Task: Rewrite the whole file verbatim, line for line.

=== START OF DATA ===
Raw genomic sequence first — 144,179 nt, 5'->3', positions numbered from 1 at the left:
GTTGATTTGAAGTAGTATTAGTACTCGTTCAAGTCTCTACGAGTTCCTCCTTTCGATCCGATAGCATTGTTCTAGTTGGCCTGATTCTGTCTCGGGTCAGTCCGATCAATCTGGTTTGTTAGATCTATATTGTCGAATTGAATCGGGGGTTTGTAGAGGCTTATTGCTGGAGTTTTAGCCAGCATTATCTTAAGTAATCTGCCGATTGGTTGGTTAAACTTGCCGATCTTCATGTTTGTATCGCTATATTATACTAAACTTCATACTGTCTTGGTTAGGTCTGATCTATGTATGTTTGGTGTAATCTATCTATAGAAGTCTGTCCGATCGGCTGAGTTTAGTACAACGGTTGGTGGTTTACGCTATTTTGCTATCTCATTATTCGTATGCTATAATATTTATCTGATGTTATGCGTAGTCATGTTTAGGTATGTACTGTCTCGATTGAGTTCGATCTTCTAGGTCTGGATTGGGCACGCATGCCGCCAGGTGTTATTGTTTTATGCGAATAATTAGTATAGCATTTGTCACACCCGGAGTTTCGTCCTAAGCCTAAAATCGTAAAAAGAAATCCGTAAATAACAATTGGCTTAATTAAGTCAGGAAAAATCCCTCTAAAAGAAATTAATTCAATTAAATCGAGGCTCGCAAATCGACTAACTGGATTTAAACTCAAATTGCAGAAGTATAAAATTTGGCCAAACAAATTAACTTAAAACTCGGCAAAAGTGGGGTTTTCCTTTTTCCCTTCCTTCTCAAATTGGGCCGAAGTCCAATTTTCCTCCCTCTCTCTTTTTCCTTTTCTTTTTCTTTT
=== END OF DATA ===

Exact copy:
Raw genomic sequence first — 144,179 nt, 5'->3', positions numbered from 1 at the left:
GTTGATTTGAAGTAGTATTAGTACTCGTTCAAGTCTCTACGAGTTCCTCCTTTCGATCCGATAGCATTGTTCTAGTTGGCCTGATTCTGTCTCGGGTCAGTCCGATCAATCTGGTTTGTTAGATCTATATTGTCGAATTGAATCGGGGGTTTGTAGAGGCTTATTGCTGGAGTTTTAGCCAGCATTATCTTAAGTAATCTGCCGATTGGTTGGTTAAACTTGCCGATCTTCATGTTTGTATCGCTATATTATACTAAACTTCATACTGTCTTGGTTAGGTCTGATCTATGTATGTTTGGTGTAATCTATCTATAGAAGTCTGTCCGATCGGCTGAGTTTAGTACAACGGTTGGTGGTTTACGCTATTTTGCTATCTCATTATTCGTATGCTATAATATTTATCTGATGTTATGCGTAGTCATGTTTAGGTATGTACTGTCTCGATTGAGTTCGATCTTCTAGGTCTGGATTGGGCACGCATGCCGCCAGGTGTTATTGTTTTATGCGAATAATTAGTATAGCATTTGTCACACCCGGAGTTTCGTCCTAAGCCTAAAATCGTAAAAAGAAATCCGTAAATAACAATTGGCTTAATTAAGTCAGGAAAAATCCCTCTAAAAGAAATTAATTCAATTAAATCGAGGCTCGCAAATCGACTAACTGGATTTAAACTCAAATTGCAGAAGTATAAAATTTGGCCAAACAAATTAACTTAAAACTCGGCAAAAGTGGGGTTTTCCTTTTTCCCTTCCTTCTCAAATTGGGCCGAAGTCCAATTTTCCTCCCTCTCTCTTTTTCCTTTTCTTTTTCTTTT